Genotyping and imputation

The ADNI-GO/2 samples were genotyped by the Human OmniExpress BeadChip (Illumina Inc., San Diego, CA). Before association analysis, all samples and genotypes underwent stringent QC with the following criteria: call rates for SNPs > 95%, call rates for individuals > 95%, minor allele frequencies > 0.2, and Hardy-Weinberg equilibrium test P > 0.001. The original dataset included a total of 710,618 genotyped variants, including rs7412 and rs429358, which were genotyped separately by an APOE genotyping kit to define the APOE ε2/ε3/ε4 isoforms, as previously described (24). Following the standard procedure, imputation was conducted using Beagle software (version 5.0) with the HapMap GRCh37 as reference. SNPs with a Beagle R2 < 0.8, a call rate < 95%, a minor allele frequency < 0.2, and Hardy-Weinberg equilibrium test P < 0.001 were removed. Last, the filters and QC produced a total of 3,262,988 imputed and genotyped SNPs for analyses.

Statistical methods

Because the CSF PGRN values were skewed (Shapiro-Wilk test P < 0.05), data transformation was performed to achieve a normal distribution using “car” package of R. A linear regression model was used to determine the associations of CSF PGRN levels with genetic polymorphisms using the PLINK v1.9 with an additive genetic model. Stepwise linear regression analysis was used to determine whether CSF levels of PGRN were influenced by diagnosis, age, gender, education, APOE ε4 allele, and CV of PGRN measurements. Those with P < 0.2 were included as covariates. To correct for confounding by genetic ancestry that could lead to population stratification, the first three principal components of a genetic relationship matrix between pairs of individuals were further included as covariates. Given that 30% of nondemented elders met the biomarker criteria for AD (25), subgroup analyses were first conducted for Aβ pathological status (A positive versus A negative) according to A-T-N criteria, for which A positive was defined as positive evidence of cerebral Aβ deposition as detected by PET (AV45 > 1.11) or CSF (Aβ < 192 pg/ml) (26). We further excluded those who progressed to dementia within 3 years since baseline. We also performed sensitivity analyses including rs5848 (GRN, imputed), age, and diagnosis as covariates because it was previously shown that levels of PGRN might be influenced by these factors (11, 18). Analyses stratified according to gender and diagnoses were conducted to examine the strata effect.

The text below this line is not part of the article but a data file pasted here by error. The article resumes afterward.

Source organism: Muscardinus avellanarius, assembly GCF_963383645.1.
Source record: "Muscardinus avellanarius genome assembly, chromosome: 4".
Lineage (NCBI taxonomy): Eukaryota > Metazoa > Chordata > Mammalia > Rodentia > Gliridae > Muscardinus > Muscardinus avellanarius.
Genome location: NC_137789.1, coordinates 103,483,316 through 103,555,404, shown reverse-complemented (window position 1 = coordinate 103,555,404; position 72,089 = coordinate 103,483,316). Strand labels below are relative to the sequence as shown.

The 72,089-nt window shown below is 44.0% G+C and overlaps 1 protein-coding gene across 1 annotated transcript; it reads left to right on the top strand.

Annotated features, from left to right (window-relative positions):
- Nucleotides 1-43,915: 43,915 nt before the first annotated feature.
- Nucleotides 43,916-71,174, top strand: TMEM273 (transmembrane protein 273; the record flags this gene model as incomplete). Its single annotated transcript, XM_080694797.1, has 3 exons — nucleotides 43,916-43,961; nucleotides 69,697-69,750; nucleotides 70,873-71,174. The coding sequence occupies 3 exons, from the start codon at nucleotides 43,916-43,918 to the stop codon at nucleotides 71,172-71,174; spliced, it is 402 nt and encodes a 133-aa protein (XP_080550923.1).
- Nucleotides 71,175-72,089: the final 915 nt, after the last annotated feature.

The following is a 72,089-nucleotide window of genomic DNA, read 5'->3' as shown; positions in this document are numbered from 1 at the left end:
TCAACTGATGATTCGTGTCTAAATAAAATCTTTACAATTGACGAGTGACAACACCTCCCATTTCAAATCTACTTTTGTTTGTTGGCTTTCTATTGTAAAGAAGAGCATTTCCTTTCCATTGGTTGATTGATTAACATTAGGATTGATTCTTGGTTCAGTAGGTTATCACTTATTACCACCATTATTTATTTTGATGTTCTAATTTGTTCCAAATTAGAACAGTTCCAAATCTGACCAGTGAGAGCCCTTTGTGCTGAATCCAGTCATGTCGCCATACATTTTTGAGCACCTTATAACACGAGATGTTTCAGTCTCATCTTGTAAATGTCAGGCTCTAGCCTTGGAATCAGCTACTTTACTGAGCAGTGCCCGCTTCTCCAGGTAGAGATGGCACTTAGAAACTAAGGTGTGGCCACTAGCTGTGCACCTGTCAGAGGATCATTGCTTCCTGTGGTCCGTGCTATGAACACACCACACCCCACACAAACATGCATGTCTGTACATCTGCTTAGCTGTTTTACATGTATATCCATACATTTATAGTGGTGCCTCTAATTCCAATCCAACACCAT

The specificity of the association with top signal (the SNP with the smallest P value) was explored to examine whether the association was influenced by other CSF proteins linked with neurodegenerative diseases, including Aβ, p-tau181 (P-tau), total tau (T-tau) (27), α-SYN (28), NFL (29, 30), and sTREM2 (31, 32). The measurement data of all these proteins were downloaded from ADNI: (i) The associations of top signal with these proteins were separately explored via single variable linear regression; (ii) the relationships between normalized levels of CSF PGRN and other CSF proteins were estimated using Pearson’s product moment correlation coefficient; (iii) these CSF proteins were respectively included as covariates in the model. Statistical analyses and data visualization were performed in R v3.5.1, PLINK v1.9 (21), GCTA v1.91.6beta (33), and LocusZoom v1.3 (34).